Japan's Education Ministry Aims High With Budget Request
TOKYO—The Ministry of Education's budget request for the next fiscal year has some welcome news for research, including a new teaching assistant program to employ graduate students, dramatically expanded funding for the space program, and a big increase in support for grants to researchers. But there’s a catch: In recent years the ministry, which funds the bulk of Japan's public research, has been encouraged to aim high, only to have its requests cut down by science advisory bodies, politicians, and the parsimonious Ministry of Finance.
With that caveat in mind, the budget request, released here today, reveals new programs and hints at the ministry's priorities. Among a few completely new schemes, the ministry wants $110 million to hire grad students as teaching assistants, both to support students and ease faculty teaching burdens. Several categories of competitively reviewed grants would grow under the ministry's plan, including a healthy 17% increase, to $2.4 billion, for the small-but-plentiful grants-in-aid for scientific research that support individuals and small groups. The budget request includes a 29% increase, to $98 million, in funding for regenerative medicine, including work on induced pluripotent cells; and a 35% jump, to $2.8 billion, for the space program.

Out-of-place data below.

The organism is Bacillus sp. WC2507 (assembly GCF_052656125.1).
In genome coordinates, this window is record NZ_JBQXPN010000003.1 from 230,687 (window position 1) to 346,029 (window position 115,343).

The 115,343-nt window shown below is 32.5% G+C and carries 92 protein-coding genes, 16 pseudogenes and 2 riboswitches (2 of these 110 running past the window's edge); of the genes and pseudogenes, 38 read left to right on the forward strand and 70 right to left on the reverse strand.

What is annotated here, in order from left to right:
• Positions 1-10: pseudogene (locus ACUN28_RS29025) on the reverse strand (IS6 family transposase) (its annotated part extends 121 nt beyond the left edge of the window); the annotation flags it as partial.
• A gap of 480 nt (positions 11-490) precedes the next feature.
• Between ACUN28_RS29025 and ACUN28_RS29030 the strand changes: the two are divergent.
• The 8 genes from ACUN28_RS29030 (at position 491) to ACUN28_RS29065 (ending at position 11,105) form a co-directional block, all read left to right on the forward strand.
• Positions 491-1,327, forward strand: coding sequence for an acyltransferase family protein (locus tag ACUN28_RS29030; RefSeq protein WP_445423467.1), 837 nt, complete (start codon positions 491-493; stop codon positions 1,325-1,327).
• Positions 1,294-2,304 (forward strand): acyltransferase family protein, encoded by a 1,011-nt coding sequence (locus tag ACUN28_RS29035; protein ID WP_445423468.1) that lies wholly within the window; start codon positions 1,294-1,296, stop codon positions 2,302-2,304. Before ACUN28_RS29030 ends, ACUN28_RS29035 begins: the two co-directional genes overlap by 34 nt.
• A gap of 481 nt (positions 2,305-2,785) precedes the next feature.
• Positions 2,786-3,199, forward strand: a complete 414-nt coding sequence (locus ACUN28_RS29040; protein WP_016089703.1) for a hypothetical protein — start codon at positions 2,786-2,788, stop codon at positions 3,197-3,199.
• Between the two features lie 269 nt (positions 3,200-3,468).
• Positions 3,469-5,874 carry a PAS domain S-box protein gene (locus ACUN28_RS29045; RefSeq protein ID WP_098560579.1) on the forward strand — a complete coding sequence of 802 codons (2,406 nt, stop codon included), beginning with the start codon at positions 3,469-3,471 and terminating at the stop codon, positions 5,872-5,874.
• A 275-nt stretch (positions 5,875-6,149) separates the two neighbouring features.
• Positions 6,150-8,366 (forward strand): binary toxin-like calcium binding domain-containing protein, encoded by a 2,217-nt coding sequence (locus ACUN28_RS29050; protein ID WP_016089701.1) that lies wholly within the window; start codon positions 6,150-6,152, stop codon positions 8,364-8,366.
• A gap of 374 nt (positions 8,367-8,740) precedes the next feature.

The ministry has not yet totaled up science-related spending, and at best the overall science budget will increase "by a few percent," says Shuichi Sakamoto, director for budget planning for the ministry. Japan's strained finances will limit overall science spending growth, but priorities could shift after national elections on Sunday. By all predictions, the Democratic Party is set to trounce the Liberal Democratic Party, which has ruled Japan for all but one of the last 54 years. Policy differences between the two are subtle when it comes to science. Both favor continuing support for research—seen as a key to future economic growth. But the Democratic Party favors restoring funding for universities, which has slipped under the Liberal Democrats, and is calling for more green energy schemes. That just might ensure the ministry gets a requested 75% increase, to $506 million, to expand R&D into making Japan a low-carbon society.
Presuming they win, the Democrats will have until the end of December or so to put their stamp on the budget for fiscal 2010, which starts next April.